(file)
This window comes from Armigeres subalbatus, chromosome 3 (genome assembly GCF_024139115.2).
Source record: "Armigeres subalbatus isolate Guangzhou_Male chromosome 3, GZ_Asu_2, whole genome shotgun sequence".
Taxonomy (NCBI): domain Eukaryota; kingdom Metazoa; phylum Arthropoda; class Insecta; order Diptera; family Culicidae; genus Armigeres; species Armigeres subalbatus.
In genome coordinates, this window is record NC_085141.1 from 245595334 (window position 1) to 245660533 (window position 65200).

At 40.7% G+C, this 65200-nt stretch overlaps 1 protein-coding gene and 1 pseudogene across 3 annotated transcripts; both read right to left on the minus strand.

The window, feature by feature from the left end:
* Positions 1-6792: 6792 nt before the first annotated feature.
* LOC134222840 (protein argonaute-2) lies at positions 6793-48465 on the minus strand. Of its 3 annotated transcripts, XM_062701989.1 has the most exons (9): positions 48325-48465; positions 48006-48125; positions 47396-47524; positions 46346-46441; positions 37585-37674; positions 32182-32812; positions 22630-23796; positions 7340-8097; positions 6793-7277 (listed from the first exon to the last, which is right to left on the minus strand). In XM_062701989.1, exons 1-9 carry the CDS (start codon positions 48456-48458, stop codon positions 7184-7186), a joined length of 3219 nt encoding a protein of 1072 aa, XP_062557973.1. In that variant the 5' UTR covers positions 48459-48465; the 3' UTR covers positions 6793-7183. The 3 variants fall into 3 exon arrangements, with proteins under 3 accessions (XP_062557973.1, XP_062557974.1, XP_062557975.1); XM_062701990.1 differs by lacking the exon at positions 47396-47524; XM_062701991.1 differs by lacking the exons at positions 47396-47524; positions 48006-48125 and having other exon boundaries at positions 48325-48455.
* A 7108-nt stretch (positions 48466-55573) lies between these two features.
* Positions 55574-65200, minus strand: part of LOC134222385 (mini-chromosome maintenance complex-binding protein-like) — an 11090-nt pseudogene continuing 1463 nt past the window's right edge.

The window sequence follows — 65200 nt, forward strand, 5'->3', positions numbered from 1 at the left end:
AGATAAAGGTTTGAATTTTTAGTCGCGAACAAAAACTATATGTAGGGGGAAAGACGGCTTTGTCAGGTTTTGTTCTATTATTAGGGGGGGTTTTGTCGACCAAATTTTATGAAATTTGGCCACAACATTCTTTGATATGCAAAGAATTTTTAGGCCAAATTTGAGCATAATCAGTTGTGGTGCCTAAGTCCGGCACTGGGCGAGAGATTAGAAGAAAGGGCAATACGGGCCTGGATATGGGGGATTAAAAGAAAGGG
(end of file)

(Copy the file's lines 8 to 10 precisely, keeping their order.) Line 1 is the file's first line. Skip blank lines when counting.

* LOC134222840 (protein argonaute-2) lies at positions 6793-48465 on the minus strand. Of its 3 annotated transcripts, XM_062701989.1 has the most exons (9): positions 48325-48465; positions 48006-48125; positions 47396-47524; positions 46346-46441; positions 37585-37674; positions 32182-32812; positions 22630-23796; positions 7340-8097; positions 6793-7277 (listed from the first exon to the last, which is right to left on the minus strand). In XM_062701989.1, exons 1-9 carry the CDS (start codon positions 48456-48458, stop codon positions 7184-7186), a joined length of 3219 nt encoding a protein of 1072 aa, XP_062557973.1. In that variant the 5' UTR covers positions 48459-48465; the 3' UTR covers positions 6793-7183. The 3 variants fall into 3 exon arrangements, with proteins under 3 accessions (XP_062557973.1, XP_062557974.1, XP_062557975.1); XM_062701990.1 differs by lacking the exon at positions 47396-47524; XM_062701991.1 differs by lacking the exons at positions 47396-47524; positions 48006-48125 and having other exon boundaries at positions 48325-48455.
* A 7108-nt stretch (positions 48466-55573) lies between these two features.
* Positions 55574-65200, minus strand: part of LOC134222385 (mini-chromosome maintenance complex-binding protein-like) — an 11090-nt pseudogene continuing 1463 nt past the window's right edge.